The Breeze

Pinhole Photography

When you hear the term “photography”, immediately you think of someone clicking away on a camera, getting the desired picture almost immediately. In Advanced Photography Studio, photos are not just taken with a digital camera.

Photo+taken+by+Faye+Silvia%0A
Photo taken by Faye Silvia

Photo taken by Faye Silvia

Photo taken by Faye Silvia

Faye Silvia, Contributor

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Pinhole Photography is a historical way of taking a photo. Also known as a “camera obscura,” the pictures are taken by an unsuspecting box. The process begins with creating the camera itself. Traditionally, the camera body would be a wooden box, but Mrs. Troutman creatively used empty Altoids tins to make them more portable.

A large hole is drilled into the cover of the tin first, then a sheet of aluminum is placed behind the hole. Next, a tiny hole — legitimately the size of a pin — is pierced into the thin aluminum. The small hole becomes the “camera lens” and it projects an image onto photosensitive paper kept in the tin, but inverted and flipped horizontally.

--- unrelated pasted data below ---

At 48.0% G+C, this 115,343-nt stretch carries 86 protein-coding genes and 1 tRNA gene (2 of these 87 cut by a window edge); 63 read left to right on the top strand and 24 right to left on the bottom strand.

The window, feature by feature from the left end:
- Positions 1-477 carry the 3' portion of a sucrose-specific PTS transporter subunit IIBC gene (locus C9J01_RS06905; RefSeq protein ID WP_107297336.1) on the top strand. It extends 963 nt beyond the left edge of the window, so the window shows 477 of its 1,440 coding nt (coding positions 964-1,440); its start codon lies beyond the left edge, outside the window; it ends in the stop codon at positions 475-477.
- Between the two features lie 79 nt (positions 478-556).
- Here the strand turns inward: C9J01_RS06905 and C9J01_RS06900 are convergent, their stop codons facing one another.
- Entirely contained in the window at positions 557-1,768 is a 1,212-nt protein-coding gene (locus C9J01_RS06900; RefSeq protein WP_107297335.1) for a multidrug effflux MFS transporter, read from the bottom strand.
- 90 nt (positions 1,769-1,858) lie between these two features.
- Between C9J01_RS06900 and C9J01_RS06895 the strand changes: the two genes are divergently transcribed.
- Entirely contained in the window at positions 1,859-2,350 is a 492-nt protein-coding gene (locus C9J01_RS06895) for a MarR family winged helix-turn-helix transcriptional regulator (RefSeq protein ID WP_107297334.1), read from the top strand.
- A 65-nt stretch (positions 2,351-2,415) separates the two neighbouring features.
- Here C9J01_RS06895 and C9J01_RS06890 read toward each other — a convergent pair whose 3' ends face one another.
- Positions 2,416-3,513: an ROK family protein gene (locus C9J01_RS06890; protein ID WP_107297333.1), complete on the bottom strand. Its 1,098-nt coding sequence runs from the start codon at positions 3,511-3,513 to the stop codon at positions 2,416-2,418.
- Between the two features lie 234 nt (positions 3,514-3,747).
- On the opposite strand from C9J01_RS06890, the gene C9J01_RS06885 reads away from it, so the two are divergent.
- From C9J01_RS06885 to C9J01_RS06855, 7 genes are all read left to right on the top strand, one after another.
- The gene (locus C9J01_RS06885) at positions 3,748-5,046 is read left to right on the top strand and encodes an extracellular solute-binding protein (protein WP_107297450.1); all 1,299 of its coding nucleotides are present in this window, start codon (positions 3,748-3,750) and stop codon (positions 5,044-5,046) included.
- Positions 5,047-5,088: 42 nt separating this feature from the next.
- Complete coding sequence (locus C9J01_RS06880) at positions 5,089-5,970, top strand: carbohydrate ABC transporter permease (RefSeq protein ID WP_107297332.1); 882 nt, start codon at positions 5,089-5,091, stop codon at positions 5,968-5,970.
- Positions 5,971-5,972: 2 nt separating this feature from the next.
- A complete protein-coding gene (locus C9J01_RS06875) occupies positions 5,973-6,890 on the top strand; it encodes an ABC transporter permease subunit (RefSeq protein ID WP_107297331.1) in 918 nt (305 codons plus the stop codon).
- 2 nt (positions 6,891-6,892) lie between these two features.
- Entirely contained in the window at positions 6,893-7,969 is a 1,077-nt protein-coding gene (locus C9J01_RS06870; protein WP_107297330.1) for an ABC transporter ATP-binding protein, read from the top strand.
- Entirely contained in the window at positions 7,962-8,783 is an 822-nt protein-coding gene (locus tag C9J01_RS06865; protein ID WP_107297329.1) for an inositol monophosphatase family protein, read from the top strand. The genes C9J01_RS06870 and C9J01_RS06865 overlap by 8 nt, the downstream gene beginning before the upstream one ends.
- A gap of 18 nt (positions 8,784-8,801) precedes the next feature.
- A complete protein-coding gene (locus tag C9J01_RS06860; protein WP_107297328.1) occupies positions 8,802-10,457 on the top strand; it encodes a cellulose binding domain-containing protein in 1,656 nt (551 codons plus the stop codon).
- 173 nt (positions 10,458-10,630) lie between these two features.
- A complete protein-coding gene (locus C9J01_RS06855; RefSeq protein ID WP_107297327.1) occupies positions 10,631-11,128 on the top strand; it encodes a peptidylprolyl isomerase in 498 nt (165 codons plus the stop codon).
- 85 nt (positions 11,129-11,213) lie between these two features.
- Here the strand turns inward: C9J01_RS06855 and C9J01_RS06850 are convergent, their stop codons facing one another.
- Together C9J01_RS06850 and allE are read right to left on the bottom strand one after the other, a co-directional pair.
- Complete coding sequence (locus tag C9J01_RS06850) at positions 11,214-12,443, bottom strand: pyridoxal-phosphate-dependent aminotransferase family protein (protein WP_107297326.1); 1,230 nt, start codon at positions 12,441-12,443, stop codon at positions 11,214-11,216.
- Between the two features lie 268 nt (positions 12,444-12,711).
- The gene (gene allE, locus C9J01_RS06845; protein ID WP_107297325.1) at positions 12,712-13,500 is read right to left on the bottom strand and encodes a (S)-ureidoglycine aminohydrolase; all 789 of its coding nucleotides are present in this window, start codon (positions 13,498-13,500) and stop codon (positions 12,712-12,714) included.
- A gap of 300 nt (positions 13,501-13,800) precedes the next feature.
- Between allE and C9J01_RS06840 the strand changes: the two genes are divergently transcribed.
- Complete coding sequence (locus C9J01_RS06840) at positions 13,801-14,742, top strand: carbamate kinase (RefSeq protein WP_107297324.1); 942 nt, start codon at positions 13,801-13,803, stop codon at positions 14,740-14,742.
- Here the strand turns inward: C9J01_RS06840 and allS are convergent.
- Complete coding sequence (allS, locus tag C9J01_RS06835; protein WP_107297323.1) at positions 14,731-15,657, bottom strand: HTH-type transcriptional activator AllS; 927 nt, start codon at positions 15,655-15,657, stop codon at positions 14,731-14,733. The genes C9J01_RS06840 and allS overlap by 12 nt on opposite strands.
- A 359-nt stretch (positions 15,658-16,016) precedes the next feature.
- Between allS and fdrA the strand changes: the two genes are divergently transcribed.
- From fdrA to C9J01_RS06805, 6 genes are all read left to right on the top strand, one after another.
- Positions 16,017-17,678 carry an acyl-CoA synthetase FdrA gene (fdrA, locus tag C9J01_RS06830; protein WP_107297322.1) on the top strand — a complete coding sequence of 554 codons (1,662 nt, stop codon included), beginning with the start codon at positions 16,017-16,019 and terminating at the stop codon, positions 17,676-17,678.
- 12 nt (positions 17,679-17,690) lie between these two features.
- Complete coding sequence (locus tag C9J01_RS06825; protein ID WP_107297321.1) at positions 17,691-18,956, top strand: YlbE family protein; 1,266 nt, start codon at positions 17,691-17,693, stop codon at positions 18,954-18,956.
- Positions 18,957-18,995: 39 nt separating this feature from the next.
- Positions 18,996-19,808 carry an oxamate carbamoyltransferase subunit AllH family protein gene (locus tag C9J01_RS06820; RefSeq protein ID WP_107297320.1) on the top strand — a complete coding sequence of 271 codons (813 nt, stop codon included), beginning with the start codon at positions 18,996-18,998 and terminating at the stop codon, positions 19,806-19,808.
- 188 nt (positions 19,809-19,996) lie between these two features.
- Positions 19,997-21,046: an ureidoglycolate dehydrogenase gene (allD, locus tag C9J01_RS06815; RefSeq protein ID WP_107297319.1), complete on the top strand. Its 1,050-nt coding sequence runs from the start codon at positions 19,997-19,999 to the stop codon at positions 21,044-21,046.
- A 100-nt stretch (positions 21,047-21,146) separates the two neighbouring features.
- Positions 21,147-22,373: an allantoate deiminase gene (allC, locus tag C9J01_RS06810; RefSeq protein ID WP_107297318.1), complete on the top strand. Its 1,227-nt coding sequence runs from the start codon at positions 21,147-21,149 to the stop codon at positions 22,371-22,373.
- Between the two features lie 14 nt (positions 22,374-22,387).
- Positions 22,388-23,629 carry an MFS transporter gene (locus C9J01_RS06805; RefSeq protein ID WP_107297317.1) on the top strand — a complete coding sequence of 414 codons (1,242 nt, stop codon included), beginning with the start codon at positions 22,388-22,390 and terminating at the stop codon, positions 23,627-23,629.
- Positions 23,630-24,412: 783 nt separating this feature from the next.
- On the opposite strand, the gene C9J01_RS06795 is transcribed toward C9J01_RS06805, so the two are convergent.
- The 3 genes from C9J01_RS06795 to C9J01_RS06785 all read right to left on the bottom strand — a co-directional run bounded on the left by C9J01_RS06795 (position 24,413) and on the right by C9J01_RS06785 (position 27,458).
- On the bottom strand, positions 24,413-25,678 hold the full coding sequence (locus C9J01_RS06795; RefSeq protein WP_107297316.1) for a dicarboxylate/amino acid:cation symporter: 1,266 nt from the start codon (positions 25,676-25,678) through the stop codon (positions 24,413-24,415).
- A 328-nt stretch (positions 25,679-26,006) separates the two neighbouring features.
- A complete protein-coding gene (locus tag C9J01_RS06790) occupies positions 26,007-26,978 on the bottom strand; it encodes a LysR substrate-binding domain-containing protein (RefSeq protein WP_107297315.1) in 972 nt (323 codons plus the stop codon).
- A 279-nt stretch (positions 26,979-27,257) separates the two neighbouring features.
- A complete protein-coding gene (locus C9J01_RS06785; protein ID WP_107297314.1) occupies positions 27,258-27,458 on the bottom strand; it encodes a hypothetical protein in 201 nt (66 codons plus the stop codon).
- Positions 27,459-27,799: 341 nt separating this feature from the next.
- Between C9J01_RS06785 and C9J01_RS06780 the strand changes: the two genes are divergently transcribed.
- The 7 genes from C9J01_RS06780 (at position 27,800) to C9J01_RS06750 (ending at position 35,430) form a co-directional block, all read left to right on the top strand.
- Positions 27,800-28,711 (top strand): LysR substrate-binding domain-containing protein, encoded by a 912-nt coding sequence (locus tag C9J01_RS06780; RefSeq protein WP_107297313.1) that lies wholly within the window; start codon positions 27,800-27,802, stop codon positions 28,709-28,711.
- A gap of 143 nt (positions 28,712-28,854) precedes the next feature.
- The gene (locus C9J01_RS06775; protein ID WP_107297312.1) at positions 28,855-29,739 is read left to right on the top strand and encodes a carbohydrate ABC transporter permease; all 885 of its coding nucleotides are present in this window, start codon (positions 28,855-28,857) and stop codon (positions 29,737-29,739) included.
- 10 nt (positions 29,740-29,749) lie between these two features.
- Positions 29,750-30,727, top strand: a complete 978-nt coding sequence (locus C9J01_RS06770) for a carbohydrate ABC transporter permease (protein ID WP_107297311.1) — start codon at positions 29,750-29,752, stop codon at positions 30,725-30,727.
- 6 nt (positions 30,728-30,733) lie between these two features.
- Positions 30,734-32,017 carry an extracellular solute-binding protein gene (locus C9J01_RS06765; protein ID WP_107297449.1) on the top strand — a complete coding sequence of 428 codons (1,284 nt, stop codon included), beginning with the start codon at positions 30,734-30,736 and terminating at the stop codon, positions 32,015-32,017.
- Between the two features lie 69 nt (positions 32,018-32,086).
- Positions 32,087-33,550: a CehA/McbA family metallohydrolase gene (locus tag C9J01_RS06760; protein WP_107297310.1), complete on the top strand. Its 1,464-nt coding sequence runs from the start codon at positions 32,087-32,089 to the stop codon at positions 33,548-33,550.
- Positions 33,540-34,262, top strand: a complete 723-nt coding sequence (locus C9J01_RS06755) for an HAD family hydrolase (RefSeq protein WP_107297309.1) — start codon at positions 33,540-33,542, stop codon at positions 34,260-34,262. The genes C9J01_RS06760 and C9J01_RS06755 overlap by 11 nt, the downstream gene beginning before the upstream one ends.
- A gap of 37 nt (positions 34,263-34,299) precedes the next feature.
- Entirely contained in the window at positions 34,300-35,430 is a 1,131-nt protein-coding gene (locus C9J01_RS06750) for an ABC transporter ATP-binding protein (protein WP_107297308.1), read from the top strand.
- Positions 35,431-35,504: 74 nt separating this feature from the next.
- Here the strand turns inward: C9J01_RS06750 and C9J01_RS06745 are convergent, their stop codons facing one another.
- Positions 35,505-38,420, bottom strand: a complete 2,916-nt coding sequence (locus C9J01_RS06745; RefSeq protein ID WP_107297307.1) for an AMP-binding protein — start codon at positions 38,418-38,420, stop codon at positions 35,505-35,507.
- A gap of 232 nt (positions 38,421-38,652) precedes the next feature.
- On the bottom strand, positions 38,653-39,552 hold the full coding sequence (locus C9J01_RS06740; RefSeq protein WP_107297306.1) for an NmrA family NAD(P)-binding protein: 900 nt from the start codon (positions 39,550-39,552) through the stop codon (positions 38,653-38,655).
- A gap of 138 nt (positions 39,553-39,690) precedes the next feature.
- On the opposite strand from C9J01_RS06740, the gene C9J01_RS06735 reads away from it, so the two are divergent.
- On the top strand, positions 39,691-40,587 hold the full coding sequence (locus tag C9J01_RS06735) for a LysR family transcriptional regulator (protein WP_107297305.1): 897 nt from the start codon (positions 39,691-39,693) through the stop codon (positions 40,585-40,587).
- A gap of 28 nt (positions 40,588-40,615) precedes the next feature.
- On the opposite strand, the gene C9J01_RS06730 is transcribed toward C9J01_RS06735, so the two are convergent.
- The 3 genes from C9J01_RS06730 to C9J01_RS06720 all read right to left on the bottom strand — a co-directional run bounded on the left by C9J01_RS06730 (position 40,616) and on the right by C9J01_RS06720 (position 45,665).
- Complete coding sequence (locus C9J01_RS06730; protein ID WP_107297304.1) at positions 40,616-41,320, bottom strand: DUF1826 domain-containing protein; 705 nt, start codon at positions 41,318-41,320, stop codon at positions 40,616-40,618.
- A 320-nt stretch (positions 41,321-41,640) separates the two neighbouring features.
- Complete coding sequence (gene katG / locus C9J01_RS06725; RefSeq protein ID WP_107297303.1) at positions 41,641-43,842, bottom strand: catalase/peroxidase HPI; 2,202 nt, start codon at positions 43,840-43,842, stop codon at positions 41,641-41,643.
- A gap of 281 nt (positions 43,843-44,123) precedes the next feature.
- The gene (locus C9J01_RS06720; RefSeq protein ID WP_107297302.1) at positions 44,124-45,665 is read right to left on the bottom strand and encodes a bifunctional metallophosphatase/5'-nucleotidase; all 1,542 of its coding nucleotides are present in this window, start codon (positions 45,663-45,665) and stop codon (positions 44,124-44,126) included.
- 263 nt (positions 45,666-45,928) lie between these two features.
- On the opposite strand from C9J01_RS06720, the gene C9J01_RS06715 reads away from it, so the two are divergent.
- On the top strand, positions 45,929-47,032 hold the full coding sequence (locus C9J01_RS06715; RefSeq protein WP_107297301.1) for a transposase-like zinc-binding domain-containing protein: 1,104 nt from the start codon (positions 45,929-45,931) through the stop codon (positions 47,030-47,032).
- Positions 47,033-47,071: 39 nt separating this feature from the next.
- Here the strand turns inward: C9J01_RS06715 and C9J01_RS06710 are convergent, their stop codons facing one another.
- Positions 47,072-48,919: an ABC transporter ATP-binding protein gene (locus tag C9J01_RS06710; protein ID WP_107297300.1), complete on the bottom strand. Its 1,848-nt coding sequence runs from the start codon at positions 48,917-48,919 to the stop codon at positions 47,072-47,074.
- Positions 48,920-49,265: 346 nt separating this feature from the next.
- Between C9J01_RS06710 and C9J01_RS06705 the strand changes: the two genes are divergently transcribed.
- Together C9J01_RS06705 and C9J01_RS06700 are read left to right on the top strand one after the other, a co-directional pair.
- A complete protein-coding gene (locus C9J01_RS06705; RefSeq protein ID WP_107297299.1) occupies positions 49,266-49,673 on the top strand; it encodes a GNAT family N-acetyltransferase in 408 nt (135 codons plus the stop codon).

When the students excitedly crack open their containers, they remove the photo negative, scan it, and “process” the photo in photoshop. After inverting the colors and flipping the image, students are able to see the true image. The result is up in the gallery currently: prints of the comparison of the negative and edited positive pinhole photos.

It’s obvious that students and teachers are not only excited, but mystified by the process. Students are eagerly reloading their cameras with fresh light-sensitive paper and taping them up in other locations.

Photo taken by Faye Silvia

Photo taken by Mrs. Troutman

 

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Pinhole Photography